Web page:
Desi Jagger's Blog

My P&G Story #15: How to inspire without a big budget

I was briefing the creative agencies on our latest Herbal Essences campaign – ‘tame the wild’. How could I inspire them without a big budget?

 

The P&G office, as bright and spacious as it was, wasn’t exactly ‘wild’. Agency briefs usually looked like this: a room so small that people’s elbows were touching and bags were stuffed under the table; a long powerpoint presentation with at least 20 slides borrowed from the previous long powerpoint presentation; an attempt to uplift the mood and get the creative juices flowing 3 hours later just as a colleague is knocking on the door and reminding us to vacate the room because they have it booked.

I got bored just thinking about starting to plan another one of these briefing sessions. I fantasized about doing something big and exciting like taking the team on safari (to tame their wild, unruly hair, like in the TV ad). As you can imagine, such extravaganza was not included in the budget and I wanted to stay friends with the finance manager. It is always a good idea to be friends with the finance manager.

 

Since I couldn’t take my team on safari (but I would encourage you to do it if you get the chance), I brought the safari to the office. I booked the most spacious room in the building. I dressed it up like the African savannah, with shrubs and reds and yellows. Drum beats played in the background. The team wowed as they walked through the door. We sat on big cushions on the floor, around a ‘campfire’. The brief still contained the required information like pack size and product benefit but I weaved these details into a story, like the ones you tell around campfires. It was colorful. It was interactive. No one wanted to leave the room.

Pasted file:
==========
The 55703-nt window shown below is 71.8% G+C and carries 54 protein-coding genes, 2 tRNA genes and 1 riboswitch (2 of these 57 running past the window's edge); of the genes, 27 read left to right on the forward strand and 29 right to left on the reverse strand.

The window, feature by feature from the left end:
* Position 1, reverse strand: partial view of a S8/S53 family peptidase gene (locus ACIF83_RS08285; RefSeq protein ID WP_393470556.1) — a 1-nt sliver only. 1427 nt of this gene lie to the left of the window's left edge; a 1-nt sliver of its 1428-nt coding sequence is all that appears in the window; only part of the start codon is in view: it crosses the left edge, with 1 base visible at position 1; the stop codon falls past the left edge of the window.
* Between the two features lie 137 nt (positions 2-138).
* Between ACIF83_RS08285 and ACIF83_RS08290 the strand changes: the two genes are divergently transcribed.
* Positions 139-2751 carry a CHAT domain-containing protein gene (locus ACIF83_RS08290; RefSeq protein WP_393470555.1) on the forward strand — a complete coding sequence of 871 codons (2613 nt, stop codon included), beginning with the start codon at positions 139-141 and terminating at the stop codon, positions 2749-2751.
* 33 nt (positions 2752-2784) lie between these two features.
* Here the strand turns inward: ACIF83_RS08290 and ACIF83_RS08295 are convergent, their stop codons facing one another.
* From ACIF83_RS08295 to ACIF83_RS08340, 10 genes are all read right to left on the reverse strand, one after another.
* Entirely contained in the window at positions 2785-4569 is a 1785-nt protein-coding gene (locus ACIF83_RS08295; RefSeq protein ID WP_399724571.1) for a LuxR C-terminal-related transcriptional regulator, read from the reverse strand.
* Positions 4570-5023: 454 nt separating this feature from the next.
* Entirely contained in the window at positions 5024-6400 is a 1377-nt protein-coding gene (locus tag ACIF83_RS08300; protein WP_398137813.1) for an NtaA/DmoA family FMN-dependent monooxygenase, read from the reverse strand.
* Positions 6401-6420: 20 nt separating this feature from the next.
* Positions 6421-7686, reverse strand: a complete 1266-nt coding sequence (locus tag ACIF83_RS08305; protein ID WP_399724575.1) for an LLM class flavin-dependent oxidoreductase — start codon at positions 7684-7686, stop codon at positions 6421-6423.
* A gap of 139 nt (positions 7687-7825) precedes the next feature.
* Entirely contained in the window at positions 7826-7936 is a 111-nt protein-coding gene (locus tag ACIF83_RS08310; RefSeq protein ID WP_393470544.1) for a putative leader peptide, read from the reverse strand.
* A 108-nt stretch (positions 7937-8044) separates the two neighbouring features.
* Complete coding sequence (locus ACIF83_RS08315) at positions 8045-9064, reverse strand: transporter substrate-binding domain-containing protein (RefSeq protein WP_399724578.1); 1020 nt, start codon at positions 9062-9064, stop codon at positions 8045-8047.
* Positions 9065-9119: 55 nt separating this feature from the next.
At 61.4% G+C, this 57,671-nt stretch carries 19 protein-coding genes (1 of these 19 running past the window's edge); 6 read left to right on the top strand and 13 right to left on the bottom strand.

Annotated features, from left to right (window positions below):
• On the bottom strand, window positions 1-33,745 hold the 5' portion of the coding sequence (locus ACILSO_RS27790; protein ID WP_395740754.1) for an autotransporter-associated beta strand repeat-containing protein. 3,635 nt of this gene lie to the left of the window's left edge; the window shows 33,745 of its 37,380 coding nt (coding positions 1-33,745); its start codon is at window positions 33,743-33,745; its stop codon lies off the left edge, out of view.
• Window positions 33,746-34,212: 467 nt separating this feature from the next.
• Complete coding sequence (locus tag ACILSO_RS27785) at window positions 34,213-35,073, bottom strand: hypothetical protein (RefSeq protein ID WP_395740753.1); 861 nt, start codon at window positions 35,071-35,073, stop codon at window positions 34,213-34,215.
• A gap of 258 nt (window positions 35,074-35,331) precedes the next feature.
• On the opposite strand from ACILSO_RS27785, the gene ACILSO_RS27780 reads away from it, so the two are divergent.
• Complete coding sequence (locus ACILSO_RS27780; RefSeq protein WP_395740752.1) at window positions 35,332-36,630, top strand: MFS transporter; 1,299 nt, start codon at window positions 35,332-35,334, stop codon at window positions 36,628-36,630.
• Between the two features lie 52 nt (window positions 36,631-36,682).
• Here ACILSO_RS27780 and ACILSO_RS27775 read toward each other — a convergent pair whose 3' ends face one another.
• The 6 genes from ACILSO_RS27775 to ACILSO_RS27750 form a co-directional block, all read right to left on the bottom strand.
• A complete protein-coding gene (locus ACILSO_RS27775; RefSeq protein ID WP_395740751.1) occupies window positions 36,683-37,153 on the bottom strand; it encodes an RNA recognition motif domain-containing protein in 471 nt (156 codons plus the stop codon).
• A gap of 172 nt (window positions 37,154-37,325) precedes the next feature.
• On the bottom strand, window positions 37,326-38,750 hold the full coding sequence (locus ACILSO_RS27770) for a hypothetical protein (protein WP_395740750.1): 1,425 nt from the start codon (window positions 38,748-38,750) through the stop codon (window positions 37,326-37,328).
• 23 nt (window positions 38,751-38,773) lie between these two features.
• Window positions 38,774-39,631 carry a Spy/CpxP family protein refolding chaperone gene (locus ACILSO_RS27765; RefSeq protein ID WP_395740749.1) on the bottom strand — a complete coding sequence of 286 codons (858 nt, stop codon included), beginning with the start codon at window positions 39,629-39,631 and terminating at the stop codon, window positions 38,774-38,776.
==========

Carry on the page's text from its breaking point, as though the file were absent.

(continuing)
The team’s excitement translated into tangible results. The local marketing plan they proposed was wildly creative. There were elements we had never done before, like festivals and beauty trucks. We had a lot of fun whilst driving the business.

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 Reflecting back on this experience, it strikes me how quickly we grow out of child play and banish imagination to the unprofessional, not-results-focused-enough corner. We think that because we’re in a big, serious company, we need to act all big and serious to get stuff done. We mask the childish spirit with percentages and suits and complicated words. But I believe that, deep inside, this spirit remains and it takes any opportunity to manifest itself. Like when big and serious people unexpectedly walk into a makeshift African savannah in the middle of the office.

 

Get unstuck by flipping the situation. If you can’t take your team on safari, bring the safari to them.

 

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